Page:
For a full three minutes and 36 seconds Ireland believed.
Unfolding in front of a passionate and disbelieving Lansdowne Road crowd, a major shock was on the cards.
The trusty boot of Ralph Keyes had kept Ireland in touch with Australia and Gordon Hamilton's converted try was worth a three-point lead with just over four minutes to play.
Then came Michael Lynagh, in the corner. Silence.
Little did we know back then that 28 years later Ireland would never come closer to a World Cup semi-final spot.
In the six attempts since the national team have never failed better.
Hamilton won 10 Ireland caps in a flurry, nine in a ten-month spell in 1991 and the last in October 1992.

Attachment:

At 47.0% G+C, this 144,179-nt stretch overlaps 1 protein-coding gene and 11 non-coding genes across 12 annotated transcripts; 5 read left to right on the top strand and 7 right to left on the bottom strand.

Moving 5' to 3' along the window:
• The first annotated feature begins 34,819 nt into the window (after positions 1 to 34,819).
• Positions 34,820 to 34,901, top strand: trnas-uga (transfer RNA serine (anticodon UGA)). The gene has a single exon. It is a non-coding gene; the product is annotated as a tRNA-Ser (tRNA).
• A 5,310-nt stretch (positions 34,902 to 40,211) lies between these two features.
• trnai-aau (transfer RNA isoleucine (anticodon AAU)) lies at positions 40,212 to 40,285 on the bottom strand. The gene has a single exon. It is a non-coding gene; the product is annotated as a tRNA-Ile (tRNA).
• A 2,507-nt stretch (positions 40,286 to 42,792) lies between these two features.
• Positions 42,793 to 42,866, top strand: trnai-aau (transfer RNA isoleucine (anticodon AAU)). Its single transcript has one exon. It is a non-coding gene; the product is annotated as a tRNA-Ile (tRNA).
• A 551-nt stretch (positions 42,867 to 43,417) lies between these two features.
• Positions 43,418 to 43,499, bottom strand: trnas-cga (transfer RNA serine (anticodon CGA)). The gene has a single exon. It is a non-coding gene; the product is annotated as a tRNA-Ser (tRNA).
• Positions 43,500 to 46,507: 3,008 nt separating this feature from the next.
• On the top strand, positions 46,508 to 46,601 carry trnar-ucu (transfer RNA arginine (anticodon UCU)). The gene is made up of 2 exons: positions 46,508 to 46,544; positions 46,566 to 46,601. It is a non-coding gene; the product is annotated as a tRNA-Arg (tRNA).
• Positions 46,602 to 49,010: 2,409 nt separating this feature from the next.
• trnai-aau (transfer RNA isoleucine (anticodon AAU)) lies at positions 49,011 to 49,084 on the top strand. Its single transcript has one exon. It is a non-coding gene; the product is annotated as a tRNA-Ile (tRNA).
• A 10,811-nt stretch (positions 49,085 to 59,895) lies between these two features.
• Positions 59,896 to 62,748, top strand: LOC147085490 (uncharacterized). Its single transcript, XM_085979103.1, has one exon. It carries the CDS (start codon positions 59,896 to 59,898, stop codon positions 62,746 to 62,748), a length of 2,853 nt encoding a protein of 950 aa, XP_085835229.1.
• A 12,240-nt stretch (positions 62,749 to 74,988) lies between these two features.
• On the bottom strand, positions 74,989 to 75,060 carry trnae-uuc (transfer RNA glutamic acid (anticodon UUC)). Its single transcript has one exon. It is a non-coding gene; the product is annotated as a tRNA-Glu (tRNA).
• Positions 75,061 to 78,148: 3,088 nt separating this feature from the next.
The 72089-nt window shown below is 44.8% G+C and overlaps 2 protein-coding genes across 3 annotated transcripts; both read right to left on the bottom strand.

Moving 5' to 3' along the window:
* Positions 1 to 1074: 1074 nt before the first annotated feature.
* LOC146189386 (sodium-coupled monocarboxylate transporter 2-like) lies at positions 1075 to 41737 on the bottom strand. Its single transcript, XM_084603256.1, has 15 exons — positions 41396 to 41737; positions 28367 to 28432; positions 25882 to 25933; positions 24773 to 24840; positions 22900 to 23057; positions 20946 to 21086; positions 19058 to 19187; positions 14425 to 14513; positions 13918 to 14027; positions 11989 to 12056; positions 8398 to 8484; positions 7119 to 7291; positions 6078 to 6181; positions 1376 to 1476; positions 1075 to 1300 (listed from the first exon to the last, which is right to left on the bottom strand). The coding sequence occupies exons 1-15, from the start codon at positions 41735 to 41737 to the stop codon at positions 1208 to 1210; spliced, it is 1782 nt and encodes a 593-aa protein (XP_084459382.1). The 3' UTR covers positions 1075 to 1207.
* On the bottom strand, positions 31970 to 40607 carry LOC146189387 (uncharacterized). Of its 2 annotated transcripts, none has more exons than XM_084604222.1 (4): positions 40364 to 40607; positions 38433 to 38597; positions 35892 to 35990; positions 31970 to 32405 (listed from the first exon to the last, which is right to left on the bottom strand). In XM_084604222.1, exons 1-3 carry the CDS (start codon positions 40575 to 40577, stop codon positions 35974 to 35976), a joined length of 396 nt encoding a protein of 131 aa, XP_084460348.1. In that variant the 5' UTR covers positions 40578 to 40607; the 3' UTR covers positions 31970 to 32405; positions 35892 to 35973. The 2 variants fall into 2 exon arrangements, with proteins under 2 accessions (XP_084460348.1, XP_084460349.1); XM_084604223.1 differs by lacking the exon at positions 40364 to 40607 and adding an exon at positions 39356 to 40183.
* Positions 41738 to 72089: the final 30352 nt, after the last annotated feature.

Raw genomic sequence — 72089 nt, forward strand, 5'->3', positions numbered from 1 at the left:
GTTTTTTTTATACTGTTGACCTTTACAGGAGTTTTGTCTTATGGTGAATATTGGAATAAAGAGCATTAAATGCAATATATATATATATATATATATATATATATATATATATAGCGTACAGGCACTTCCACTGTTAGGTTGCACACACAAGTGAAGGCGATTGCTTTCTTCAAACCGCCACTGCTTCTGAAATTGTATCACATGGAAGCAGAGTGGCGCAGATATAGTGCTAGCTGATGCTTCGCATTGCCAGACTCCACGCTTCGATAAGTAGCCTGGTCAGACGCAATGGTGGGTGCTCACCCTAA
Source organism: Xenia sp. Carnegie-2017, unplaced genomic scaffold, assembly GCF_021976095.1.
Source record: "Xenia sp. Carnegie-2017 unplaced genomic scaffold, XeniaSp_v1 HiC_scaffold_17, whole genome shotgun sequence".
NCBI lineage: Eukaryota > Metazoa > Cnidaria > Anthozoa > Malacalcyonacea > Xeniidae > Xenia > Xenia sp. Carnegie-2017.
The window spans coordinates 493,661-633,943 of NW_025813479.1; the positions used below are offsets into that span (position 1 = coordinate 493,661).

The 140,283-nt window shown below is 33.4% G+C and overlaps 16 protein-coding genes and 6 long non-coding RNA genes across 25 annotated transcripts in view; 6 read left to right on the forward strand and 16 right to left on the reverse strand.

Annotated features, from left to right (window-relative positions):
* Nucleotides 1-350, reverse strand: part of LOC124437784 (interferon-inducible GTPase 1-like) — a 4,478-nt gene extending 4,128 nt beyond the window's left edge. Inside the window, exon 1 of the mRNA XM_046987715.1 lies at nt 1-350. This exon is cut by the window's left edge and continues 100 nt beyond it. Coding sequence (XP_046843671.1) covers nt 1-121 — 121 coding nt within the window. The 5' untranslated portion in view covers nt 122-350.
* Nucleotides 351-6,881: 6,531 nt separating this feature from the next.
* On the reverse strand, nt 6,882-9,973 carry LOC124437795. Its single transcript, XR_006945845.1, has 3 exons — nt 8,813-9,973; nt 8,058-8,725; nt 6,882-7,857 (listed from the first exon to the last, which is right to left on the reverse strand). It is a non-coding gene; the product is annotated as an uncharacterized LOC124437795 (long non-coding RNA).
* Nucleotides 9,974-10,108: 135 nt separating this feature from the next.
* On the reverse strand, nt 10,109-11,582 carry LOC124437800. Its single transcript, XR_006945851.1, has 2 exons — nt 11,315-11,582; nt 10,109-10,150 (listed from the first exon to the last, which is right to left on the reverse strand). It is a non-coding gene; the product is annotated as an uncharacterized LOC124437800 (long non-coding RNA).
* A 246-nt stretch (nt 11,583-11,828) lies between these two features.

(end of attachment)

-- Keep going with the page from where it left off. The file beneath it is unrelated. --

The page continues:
He was 26 when he won his first cap in the 21-13 Five Nations loss to France in Dublin.
"I was a late runner, I’d been in university in Scotland and down in London for a while and I wasn’t on the radar," Hamilton tells RTÉ Sport.
"I came back to Belfast in '87 and played with NIFC and took a couple of seasons to get on the Ulster team.
"Following on from a B game against Scotland in Christmas 1990 I got picked for Ireland.
"I was considered small and I was always disappointed in that because I thought I was big enough.
"I was mobile, not afraid of contact and I had a bit of pace, I enjoyed getting the ball in a bit of space."
They were lean days and Ireland only avoided the Wooden Spoon courtesy of a better scoring difference than Wales, with whom they had shared a draw.
Despite that, and an away loss to Namibia that summer, Hamilton says a team spirit that belied the results existed.